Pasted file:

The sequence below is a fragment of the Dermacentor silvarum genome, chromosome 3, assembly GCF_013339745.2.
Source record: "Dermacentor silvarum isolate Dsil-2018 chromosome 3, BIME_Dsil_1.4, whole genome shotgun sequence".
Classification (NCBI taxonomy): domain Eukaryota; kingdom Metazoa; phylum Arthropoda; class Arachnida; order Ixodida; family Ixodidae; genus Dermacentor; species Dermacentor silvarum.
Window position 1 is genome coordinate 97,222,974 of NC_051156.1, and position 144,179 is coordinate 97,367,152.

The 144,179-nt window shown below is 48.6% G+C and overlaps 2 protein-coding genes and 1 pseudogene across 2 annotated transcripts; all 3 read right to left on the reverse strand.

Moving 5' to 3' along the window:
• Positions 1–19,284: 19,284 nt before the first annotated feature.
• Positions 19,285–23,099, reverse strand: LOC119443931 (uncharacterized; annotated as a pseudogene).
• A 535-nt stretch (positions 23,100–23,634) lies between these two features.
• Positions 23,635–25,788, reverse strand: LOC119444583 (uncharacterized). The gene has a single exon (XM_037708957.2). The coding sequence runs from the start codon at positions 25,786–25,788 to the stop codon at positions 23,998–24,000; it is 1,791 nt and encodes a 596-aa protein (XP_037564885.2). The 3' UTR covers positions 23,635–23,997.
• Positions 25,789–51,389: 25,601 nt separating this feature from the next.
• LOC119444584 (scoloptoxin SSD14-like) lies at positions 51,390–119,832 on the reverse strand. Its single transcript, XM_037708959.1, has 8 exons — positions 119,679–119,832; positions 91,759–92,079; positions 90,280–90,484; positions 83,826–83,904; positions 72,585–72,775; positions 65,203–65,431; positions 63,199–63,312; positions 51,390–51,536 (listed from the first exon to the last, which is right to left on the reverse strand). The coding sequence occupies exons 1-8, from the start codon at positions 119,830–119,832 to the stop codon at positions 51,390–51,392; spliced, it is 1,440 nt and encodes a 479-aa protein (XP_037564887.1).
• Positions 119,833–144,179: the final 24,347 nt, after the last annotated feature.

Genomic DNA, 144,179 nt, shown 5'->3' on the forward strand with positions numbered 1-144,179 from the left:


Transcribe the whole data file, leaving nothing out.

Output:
The sequence below is a fragment of the Dermacentor silvarum genome, chromosome 3, assembly GCF_013339745.2.
Source record: "Dermacentor silvarum isolate Dsil-2018 chromosome 3, BIME_Dsil_1.4, whole genome shotgun sequence".
Classification (NCBI taxonomy): domain Eukaryota; kingdom Metazoa; phylum Arthropoda; class Arachnida; order Ixodida; family Ixodidae; genus Dermacentor; species Dermacentor silvarum.
Window position 1 is genome coordinate 97,222,974 of NC_051156.1, and position 144,179 is coordinate 97,367,152.

The 144,179-nt window shown below is 48.6% G+C and overlaps 2 protein-coding genes and 1 pseudogene across 2 annotated transcripts; all 3 read right to left on the reverse strand.

Moving 5' to 3' along the window:
• Positions 1–19,284: 19,284 nt before the first annotated feature.
• Positions 19,285–23,099, reverse strand: LOC119443931 (uncharacterized; annotated as a pseudogene).
• A 535-nt stretch (positions 23,100–23,634) lies between these two features.
• Positions 23,635–25,788, reverse strand: LOC119444583 (uncharacterized). The gene has a single exon (XM_037708957.2). The coding sequence runs from the start codon at positions 25,786–25,788 to the stop codon at positions 23,998–24,000; it is 1,791 nt and encodes a 596-aa protein (XP_037564885.2). The 3' UTR covers positions 23,635–23,997.
• Positions 25,789–51,389: 25,601 nt separating this feature from the next.
• LOC119444584 (scoloptoxin SSD14-like) lies at positions 51,390–119,832 on the reverse strand. Its single transcript, XM_037708959.1, has 8 exons — positions 119,679–119,832; positions 91,759–92,079; positions 90,280–90,484; positions 83,826–83,904; positions 72,585–72,775; positions 65,203–65,431; positions 63,199–63,312; positions 51,390–51,536 (listed from the first exon to the last, which is right to left on the reverse strand). The coding sequence occupies exons 1-8, from the start codon at positions 119,830–119,832 to the stop codon at positions 51,390–51,392; spliced, it is 1,440 nt and encodes a 479-aa protein (XP_037564887.1).
• Positions 119,833–144,179: the final 24,347 nt, after the last annotated feature.

Genomic DNA, 144,179 nt, shown 5'->3' on the forward strand with positions numbered 1-144,179 from the left: